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Abraham Lincoln: Listener-in-Chief

January 10, 2013
Related Topics: Top Stories - Frontpage
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Daniel Day-Lewis stars in "Lincoln."

Seven score and eight years ago, one of our country's iconic leaders did something extraordinary.

Fearing that the Emancipation Proclamation would not hold after the Civil War ended, the 16th president signed into law the 13th Amendment to the Constitution, which outlawed slavery. But it wasn't easy. The story of Abraham Lincoln's efforts to get the necessary two-thirds majority for the amendment to pass the House of Representatives is detailed in Steven Spielberg's latest film, which is simply called Lincoln. Starring Daniel Day-Lewis in an Oscar-nominated performance, the movie focuses on the last part of Lincoln's life, and it's a compelling tale even if the film takes license at times.


Something that struck me in the film was how Lincoln, a president who was trying to end the bloodshed caused by the Civil War and get a controversial amendment passed, took the time to listen to citizens. While one biographer told the Chicago Tribune that it is unlikely that Lincoln would have met with soldiers on the street as he does in the movie, "Honest Abe" did hold what were essentially "office hours" at the White House. Yes, the "Great Emancipator" held office hours—at 1600 Pennsylvania Ave. nonetheless. In one scene in the film, a couple from Jefferson City, Missouri, calls on the president to help them settle a tollbooth dispute back home. Lincoln, in turn, asks the citizens to contact their congressman and tell him that he should support the 13th Amendment.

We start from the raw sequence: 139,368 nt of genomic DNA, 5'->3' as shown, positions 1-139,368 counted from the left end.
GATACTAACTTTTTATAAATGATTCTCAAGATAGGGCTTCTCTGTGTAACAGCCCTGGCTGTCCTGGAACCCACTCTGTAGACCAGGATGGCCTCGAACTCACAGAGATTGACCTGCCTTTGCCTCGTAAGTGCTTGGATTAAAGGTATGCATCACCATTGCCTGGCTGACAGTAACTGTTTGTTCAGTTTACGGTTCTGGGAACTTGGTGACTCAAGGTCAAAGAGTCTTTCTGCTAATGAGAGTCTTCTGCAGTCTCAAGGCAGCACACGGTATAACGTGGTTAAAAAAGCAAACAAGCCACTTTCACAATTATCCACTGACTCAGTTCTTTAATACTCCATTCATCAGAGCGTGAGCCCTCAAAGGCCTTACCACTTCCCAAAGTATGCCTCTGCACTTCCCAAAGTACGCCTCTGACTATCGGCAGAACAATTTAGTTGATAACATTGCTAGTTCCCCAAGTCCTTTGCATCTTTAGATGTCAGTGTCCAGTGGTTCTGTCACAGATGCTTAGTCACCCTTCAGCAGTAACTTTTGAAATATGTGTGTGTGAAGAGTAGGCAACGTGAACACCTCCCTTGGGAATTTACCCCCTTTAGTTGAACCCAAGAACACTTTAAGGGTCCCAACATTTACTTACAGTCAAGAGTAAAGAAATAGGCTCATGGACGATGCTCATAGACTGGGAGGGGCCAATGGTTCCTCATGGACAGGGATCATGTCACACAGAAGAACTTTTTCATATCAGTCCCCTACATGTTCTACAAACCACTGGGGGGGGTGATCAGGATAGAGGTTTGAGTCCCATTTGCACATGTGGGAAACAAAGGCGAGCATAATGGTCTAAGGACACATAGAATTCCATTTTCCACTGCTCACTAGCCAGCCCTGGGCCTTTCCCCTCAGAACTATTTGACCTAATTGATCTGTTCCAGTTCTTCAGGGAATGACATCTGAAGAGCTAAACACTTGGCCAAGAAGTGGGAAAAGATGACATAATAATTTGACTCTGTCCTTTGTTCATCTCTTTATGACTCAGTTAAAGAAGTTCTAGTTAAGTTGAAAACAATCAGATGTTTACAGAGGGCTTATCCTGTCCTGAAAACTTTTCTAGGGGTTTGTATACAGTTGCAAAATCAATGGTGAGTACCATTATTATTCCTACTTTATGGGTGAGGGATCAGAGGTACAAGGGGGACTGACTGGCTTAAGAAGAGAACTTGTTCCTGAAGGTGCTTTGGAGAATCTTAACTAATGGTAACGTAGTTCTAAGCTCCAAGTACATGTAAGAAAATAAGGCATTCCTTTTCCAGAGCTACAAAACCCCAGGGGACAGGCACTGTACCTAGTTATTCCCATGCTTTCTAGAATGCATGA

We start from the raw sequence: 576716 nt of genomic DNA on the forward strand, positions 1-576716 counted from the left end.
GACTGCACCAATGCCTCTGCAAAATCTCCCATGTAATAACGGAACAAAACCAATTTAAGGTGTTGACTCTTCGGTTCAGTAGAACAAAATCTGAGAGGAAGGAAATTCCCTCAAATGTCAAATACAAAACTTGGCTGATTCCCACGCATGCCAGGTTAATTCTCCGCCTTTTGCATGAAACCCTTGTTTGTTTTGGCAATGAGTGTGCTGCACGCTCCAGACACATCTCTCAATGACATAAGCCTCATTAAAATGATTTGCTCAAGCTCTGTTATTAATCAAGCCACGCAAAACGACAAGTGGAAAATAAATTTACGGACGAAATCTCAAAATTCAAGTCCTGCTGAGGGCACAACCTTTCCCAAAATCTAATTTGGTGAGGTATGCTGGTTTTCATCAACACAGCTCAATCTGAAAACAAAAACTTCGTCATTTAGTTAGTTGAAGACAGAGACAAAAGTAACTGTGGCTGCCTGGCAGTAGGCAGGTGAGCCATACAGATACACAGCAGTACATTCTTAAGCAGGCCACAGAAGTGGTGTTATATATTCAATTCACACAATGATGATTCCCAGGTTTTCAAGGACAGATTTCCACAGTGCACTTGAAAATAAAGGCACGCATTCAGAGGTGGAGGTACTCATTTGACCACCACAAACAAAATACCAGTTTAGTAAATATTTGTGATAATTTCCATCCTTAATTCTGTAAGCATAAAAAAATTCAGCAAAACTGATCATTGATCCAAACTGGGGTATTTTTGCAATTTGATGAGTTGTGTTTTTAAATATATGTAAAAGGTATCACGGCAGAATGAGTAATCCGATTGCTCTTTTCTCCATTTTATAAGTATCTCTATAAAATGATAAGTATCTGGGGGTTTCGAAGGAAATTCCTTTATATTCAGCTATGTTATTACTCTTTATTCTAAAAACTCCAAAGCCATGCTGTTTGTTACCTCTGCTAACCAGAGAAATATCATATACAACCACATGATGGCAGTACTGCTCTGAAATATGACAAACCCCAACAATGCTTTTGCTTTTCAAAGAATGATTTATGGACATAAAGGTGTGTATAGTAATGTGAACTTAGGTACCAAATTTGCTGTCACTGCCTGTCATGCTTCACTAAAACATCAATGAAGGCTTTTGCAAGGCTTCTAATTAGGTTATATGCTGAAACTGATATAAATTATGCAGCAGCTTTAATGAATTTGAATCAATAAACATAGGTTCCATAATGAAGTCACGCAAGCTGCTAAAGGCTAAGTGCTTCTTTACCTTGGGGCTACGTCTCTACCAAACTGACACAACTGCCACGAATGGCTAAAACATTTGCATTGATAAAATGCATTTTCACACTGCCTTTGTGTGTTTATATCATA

It occurred to me that many leaders, especially at large companies, do not make themselves all that accessible to their workers. Wouldn't it be great if the Big Cheese opened the door for an hour or two each week to hear from employees? I know, there's no time for that, right? Well, as John Ryan argues in an article on Forbes.com, to be a successful CEO, one must become a "chief listening officer." I couldn't agree more.

Imagine what ideas could be shared, what questions could be answered and what morale could be boosted. For employees, it would be intimidating at first, but if a CEO were committed to it, that fear would surely dissipate. I understand there are protocols and today's CEO is often on the go much more than Lincoln was, but an open ear to fresh ideas should be welcomed. HCL Technologies, a Noida, India-based information technology company, tried the strategy a few years ago to much success.

Perhaps a conversation could take place that helps put the wheels in motion for a new project or innovation.

As Lincoln said, "Whatever you are, be a good one." In terms of leadership, it seems like he came up with the perfect blueprint.

James Tehrani is Workforce's copy desk chief. Comment below or email editors@workforce.com.

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